Stuck in a serious Catch-22, Scott agrees to take a job breaking into a safe in a retired businessman's basement. He's able to get into the safe with very little effort, but the only thing inside it is what he initially believes to be a motorcycle suit and a odd-looking helmet. Scott, not wanting to leave empty-handed, takes the suit home and figures he'll try it on. But he's startled when he hits a trigger sewn into one of the suit's gloves and is shrunk to the size of an insect. The disorienting experience terrifies Scott so much that he immediately tries returning the suit to its rightful owner, only to be caught by the cops and arrested while trying to break back in.

Fortune soon smiles upon him, however, when he's visited in jail by Dr. Hank Pym (Michael Douglas). Pym reveals that he's not only the owner of that suit, but set everything up so Scott could steal the suit in the first place because he wanted him to have it. And since Pym has greater plans for him, he smuggles the suit into into Scott's cell so he can escape.

Hiding out from the police at Pym's house, Scott learns that his new benefactor had invented the suit during the Cold War, operating as an agent of SHIELD codenamed "Ant-Man." After forcing Pym out of the technology company he founded, Darren Cross (Corey Stoll) ― Pym's former protégé and the current CEO of PymTech ― is now on the verge of replicating the chemical that Pym developed to allow the Ant-Man costume to shrink. Doing so would allow him to manufacture what he calls "the Yellowjacket," a flying suit of armor that could be used to create miniature armies. And to make matters worse, he fully intends to sell the prototype to everyone's favorite terrorist organization, Hydra.

Disturbed by Cross's growing insanity and refusing to allow his creation to be weaponized, Pym and his estranged daughter Hope (Evangeline Lilly) have conspired to sabotage Cross's plans before he can bring them to fruition. That's why Pym sought Scott out, because his history with burglary and corporate espionage makes him the perfect person for the job. Scott will need to break into PymTech in order to accomplish this, but he'll have to learn to properly use the Ant-Man suit and a built-in device that would allow him mental control over ants. And that'll be far, far harder than it looks.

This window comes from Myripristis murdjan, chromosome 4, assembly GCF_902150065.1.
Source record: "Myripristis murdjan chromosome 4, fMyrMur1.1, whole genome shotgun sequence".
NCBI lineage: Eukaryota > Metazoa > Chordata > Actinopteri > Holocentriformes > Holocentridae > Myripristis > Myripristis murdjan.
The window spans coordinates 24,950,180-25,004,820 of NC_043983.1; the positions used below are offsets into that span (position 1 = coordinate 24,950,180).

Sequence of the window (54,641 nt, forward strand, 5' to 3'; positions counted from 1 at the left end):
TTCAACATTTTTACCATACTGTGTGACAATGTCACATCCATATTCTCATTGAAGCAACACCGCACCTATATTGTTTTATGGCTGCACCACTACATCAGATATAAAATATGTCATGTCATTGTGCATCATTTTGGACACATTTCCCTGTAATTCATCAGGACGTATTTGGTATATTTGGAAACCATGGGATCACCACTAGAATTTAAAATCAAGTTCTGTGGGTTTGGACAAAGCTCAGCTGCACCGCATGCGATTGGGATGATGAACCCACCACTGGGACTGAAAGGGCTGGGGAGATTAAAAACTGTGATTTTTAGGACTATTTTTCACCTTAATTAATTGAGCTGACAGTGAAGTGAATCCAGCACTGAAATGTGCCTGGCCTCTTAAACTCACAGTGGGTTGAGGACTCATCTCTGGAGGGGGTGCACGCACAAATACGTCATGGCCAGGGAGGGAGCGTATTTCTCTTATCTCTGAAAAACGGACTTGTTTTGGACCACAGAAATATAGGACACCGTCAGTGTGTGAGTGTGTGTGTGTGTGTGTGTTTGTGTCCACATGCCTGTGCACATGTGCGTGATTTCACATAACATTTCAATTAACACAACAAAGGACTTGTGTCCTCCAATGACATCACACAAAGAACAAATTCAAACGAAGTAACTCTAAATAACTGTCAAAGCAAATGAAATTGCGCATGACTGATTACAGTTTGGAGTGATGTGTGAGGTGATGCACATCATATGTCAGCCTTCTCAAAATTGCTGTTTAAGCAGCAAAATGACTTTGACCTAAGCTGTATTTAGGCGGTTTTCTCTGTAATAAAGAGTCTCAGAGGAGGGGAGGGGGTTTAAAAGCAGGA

A lot of people, myself included, thought Ant-Man might be kind of a hard sell to some people. The character doesn't have quite the notoriety of an Iron Man or a Captain America, and his powers (the ability to shrink and use mind-control on ants) admittedly sounds like a weird joke. And then there was the initially troubled development that saw delay after delay between its initial announcement in 2006 and the beginning of principal photography early last summer. The good news, however, is that while Ant-Man isn't one of the best chapters in the Marvel Cinematic Universe, it's still a funny, entertaining movie that is definitely worth checking out.

The movie was helmed by Peyton Reed, a last-minute replacement for Edgar Wright, who had originally been pegged to write and direct the movie. While I would have liked to have seen what Wright could have done with the movie, I thought Reed still made a movie that was better than I'd anticipated. His direction is tight, fluid, and makes the movie an engaging watch. The quick transitions from big to small as Ant-Man changes his size can be dizzying, especially if you see it in 3D on a large-format screen like I did, but other than that, Reed does a satisfying job building the movie.